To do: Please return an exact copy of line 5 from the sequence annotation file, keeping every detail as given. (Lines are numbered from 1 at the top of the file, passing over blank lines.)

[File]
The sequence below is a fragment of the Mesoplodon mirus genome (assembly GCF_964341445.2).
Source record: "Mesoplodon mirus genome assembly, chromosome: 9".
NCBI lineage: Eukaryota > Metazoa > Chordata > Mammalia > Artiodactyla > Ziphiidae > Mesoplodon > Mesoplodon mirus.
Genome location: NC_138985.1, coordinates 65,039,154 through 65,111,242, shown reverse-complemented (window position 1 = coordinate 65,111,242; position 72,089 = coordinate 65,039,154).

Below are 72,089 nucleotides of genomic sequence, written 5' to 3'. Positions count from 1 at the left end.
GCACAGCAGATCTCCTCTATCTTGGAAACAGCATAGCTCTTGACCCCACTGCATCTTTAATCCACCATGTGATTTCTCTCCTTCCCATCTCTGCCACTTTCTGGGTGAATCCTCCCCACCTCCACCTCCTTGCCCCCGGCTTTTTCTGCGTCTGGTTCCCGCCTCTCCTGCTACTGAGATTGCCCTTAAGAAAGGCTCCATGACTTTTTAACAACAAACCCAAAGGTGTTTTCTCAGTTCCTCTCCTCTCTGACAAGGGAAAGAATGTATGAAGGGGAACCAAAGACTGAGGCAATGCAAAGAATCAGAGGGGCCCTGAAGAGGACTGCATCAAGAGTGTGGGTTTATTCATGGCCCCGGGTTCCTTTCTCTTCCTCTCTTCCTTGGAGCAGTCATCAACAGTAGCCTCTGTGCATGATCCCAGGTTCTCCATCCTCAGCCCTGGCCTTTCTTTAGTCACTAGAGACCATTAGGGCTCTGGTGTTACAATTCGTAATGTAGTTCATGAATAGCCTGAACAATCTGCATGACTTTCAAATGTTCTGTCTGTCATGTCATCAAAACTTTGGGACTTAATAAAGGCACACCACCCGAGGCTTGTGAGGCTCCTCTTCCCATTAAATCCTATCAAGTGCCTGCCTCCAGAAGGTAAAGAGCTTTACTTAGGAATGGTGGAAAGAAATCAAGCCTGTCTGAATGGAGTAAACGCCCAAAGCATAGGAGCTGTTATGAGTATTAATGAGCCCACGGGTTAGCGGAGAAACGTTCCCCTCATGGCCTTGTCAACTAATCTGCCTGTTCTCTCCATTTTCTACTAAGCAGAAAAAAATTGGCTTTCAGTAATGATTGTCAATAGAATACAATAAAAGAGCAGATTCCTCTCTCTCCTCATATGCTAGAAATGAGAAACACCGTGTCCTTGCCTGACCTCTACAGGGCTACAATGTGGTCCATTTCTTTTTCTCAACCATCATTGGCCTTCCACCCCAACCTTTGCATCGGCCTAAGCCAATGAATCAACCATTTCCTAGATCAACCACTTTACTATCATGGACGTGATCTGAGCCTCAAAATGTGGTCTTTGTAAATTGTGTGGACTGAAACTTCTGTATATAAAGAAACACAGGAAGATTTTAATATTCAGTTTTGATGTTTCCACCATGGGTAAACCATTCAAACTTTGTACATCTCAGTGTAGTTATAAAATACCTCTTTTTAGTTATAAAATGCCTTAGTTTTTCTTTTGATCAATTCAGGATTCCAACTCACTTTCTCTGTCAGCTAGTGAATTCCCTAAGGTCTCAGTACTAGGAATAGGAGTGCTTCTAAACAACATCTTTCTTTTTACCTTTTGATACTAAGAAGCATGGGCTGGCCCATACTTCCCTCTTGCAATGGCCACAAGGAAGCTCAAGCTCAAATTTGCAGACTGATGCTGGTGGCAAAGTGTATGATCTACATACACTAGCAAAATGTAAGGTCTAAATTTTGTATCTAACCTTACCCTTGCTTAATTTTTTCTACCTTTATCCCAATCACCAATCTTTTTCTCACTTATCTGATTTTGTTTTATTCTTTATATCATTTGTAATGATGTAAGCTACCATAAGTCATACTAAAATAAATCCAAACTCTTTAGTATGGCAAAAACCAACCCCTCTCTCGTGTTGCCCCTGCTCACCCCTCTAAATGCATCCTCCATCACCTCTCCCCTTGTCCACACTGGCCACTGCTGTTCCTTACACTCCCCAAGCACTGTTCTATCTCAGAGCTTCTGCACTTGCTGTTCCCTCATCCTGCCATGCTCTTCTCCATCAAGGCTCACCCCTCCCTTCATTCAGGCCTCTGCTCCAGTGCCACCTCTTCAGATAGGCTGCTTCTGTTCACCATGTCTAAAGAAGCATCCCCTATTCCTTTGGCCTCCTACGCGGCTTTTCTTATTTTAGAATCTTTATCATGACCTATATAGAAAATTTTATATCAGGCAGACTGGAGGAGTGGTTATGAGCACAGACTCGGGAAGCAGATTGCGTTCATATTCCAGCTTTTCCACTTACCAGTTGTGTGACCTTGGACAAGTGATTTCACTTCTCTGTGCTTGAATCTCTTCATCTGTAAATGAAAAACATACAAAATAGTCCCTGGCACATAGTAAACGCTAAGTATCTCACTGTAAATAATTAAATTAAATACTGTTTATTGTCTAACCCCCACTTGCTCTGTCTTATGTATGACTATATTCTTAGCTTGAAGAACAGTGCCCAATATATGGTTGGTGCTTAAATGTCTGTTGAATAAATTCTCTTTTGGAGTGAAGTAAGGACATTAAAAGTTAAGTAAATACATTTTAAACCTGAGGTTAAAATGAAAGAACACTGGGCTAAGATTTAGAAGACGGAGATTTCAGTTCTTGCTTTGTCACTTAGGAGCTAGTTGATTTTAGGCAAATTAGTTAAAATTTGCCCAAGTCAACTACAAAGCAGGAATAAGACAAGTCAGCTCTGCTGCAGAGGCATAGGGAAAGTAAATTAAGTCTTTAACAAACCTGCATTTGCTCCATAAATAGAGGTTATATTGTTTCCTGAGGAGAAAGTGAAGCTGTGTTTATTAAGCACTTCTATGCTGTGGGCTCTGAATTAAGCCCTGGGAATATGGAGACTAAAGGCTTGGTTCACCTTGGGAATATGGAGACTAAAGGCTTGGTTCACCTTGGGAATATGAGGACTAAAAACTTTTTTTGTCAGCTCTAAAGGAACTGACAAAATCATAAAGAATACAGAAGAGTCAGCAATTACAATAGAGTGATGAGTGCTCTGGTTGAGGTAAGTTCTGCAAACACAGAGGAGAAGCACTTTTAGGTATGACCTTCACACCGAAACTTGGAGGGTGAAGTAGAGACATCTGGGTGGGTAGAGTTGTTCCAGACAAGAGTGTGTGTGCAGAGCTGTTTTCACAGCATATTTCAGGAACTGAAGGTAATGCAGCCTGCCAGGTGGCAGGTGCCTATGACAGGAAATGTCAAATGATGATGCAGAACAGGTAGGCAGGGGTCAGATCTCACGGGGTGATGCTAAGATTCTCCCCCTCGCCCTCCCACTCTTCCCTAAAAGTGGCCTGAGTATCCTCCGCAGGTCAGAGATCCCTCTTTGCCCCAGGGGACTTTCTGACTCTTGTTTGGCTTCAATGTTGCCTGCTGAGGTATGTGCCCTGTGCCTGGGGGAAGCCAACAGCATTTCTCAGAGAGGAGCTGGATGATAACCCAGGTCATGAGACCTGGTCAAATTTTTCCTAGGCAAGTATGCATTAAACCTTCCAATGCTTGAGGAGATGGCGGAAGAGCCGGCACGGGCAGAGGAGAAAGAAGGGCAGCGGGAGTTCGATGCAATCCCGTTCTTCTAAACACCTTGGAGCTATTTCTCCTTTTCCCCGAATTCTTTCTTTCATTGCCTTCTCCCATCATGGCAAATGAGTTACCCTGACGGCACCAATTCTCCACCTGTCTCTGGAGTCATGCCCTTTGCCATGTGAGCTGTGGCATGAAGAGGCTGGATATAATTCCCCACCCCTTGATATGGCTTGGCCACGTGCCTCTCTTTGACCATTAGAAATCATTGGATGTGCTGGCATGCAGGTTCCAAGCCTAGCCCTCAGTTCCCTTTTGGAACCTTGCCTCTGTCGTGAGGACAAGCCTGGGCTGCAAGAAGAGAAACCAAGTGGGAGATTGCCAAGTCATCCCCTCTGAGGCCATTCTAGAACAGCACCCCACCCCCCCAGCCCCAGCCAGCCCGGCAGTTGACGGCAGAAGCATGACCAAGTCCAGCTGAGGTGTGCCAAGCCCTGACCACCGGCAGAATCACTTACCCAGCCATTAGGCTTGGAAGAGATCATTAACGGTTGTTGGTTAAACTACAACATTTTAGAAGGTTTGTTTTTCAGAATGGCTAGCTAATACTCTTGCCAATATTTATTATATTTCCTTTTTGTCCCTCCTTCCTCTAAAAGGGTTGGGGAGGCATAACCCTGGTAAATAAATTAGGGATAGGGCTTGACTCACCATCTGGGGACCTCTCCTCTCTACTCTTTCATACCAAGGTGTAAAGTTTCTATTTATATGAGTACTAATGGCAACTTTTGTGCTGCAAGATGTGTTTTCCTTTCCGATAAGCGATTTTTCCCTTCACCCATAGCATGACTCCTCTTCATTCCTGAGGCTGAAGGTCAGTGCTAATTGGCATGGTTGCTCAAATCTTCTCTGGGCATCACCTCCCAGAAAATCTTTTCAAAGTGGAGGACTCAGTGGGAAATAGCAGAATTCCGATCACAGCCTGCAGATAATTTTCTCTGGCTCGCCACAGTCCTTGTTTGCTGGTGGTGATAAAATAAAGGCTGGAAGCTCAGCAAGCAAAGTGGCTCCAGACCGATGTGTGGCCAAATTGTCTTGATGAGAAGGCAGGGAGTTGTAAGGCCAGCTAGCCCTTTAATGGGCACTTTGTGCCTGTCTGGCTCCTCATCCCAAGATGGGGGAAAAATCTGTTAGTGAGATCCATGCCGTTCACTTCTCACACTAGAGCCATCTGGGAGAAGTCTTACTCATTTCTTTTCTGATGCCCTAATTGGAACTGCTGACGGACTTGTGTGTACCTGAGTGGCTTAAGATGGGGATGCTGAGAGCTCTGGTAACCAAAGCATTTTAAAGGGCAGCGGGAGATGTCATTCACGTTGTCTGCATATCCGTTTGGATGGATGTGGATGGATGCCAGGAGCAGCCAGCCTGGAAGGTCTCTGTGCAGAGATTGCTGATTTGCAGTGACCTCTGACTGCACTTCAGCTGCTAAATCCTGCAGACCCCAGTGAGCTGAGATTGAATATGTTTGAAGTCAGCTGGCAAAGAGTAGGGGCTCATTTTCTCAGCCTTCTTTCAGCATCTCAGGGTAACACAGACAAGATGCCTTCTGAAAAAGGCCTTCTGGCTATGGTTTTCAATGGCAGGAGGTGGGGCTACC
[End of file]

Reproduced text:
Below are 72,089 nucleotides of genomic sequence, written 5' to 3'. Positions count from 1 at the left end.